- Step 1: Make a budget Make a budget for what you can spend on gear. If you skip this step, you risk finding yourself with a camera but not enough money for a tripod.
- Step 2: Consider insurance Consider insurance. It might seem expensive, but it’s nothing compared to breaking a brand-new camera. Also, you will need insurance to rent equipment.
- Step 3: Go through your shots Go through your shot list and determine your general needs. For example, if your entire movie takes place outdoors during the day, you can pretty safely divert your lighting budget elsewhere.
- TIP: Consider shooting in digital—it’s cheaper, easier, and, if you know what you’re doing, it can look fantastic. Also, high-definition cameras are rapidly dropping in price.
- Step 4: Schedule smartly Be smart about scheduling. If you want to rent something special—like a jib—for a few shots, schedule those shots together.
- TIP: If you’re going to rent gear, make sure your insurance will cover it—and inspect everything carefully before taking it out.
- Step 5: Get lights Get your lights. Try to use multipurpose lights. Make sure you have protective gloves and the proper stands.
- TIP: For really shoestring situations, substitute industrial or construction lights. If you’re creative, you can find lights at a hardware store that can do in a pinch—or make them yourself using photoflood bulbs, sockets, diffusion, gels, and plywood.
- Step 6: Select microphones Pick out microphones that will suit your film. Use shotgun mics to record from a distance and lavaliers to attach to your talent. Never rely on on-camera microphones.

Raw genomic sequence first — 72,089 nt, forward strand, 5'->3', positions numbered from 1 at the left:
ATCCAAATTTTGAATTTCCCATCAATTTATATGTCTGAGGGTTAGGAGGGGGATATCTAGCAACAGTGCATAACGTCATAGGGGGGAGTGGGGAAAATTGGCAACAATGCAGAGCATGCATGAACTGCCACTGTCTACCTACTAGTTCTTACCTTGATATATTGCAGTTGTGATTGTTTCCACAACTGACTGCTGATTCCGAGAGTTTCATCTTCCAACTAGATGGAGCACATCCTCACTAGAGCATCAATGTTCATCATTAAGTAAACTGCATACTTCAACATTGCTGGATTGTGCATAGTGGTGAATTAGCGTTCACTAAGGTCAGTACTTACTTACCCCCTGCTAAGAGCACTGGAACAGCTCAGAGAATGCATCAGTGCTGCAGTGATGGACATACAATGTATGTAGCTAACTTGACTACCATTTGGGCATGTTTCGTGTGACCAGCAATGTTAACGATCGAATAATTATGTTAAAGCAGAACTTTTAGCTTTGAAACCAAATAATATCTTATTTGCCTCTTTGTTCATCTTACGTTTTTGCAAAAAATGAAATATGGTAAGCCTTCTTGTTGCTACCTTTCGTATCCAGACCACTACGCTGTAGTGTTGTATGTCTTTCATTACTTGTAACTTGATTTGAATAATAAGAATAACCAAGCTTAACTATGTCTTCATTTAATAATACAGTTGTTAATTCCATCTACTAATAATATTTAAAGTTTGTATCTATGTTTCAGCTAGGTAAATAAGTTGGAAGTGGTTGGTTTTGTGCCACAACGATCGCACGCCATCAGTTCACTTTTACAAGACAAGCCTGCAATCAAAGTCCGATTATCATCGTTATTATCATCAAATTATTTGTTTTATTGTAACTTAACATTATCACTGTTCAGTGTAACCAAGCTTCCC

- TIP: Good audio is essential. An audience can adjust to camcorder-level video if it’s shot and edited well, but if they can’t hear what your characters are saying, they’ll ask to see the manager and demand a refund.
- Step 7: List supporting gear Make a definitive list of everything else you need, from tripods to traveling cases to cables to reflectors. Don’t skip this step—a camera is worthless without film.
- Step 8: Shop wisely When you’re ready to get your equipment, try to find discounts on rental equipment, or considering borrowing from friends. If you rent gear on Friday and return it Monday morning, most rental houses will only charge you for one day!
- FACT: Shot for just $35,000, The Blair Witch Project made $250 million!
You Will Need
- A shot list
- A tentative shooting schedule
- A place to buy or rent movie equipment
- A budget